Shortly after graduating, I landed a job at Verve Records. I was living my dream in the bustling, dynamic NYC music scene, forming enduring personal and professional relationships along the way. The practical and the passionate were perfectly merged . . . or so I thought. After many years in the “biz”, I realized that I loved music too much to work at a record company. So I took a leap of faith and left the gig. For the first time in my life, I was forging ahead without a map or net! Eek!
I spent that summer in London and while there, I had several painful “stomach” incidents, the worst of which had me crumpled on the bathroom floor all day into the night. So I set up appointments with doctors at home in New York to explore things further. I made what was supposed to be a short diversion to see my folks in Florida, but that one-week trip to Miami turned into a three-year medical mystery tour.
Another stomach attack grounded me in Miami, and after being misdiagnosed with Irritable Bowel Syndrome, things went from the gastroenterological to the gynecological, with a final referral to a gyn- oncologist. There’s only one reason you see an oncologist. Three consultations and two surgeries later, I was officially diagnosed with ovarian cancer at the age of 28.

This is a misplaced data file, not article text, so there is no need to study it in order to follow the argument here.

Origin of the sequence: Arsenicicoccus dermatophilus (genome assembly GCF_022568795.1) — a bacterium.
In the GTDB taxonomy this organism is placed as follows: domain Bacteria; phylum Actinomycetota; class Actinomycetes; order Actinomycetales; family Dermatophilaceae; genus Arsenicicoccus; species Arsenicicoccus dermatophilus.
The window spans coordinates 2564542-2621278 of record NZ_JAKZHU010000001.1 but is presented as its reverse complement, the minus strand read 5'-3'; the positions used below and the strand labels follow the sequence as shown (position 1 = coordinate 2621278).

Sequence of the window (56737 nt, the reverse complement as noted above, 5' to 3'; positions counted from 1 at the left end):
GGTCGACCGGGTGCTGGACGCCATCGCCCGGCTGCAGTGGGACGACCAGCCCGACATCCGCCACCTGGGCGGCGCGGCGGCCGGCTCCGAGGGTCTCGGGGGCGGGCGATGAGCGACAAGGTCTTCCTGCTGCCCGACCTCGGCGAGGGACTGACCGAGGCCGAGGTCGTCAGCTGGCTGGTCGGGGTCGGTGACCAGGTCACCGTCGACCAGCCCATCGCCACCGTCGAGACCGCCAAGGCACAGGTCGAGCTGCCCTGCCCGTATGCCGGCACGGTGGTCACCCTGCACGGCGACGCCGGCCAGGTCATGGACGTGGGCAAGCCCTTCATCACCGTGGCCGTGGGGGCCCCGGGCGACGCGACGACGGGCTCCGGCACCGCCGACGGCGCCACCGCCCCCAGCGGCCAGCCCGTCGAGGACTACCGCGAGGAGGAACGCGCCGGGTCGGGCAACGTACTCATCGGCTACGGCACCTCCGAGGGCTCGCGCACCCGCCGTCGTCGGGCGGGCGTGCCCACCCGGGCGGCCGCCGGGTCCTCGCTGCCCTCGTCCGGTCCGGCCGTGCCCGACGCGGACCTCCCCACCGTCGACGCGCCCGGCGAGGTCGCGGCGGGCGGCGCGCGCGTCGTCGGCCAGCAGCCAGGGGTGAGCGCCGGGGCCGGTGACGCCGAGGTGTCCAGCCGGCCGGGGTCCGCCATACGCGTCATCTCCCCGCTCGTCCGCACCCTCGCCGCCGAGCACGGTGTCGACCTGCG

The unpredictability of Life took the reins so to speak — and this time, the stakes couldn’t be higher. All of my inner resources were now geared toward overcoming this seemingly insurmountable obstacle. It turns out that there wasn’t a whole lot of definitive information about this cancer. And what I did learn wasn’t particularly hope-inducing. Without any kind of early detection, it’s most often diagnosed late stage with a survival rate of only 30% — and a 70% recurrence rate. Terrible odds.
I immediately activated my support system of family and friends, and assembled my team of healers from a wide range of healing modalities. In addition to Western medical treatments, I was connected with a doctor of Chinese medicine who oversaw my herbs and acupuncture treatments, I worked with a medical intuitive, completely overhauled my nutritional regimen, and I did other things like yoga, meditation, “herbal” remedies during chemo, and even my own “laugh therapy” program (watching every funny movie or TV show I could!).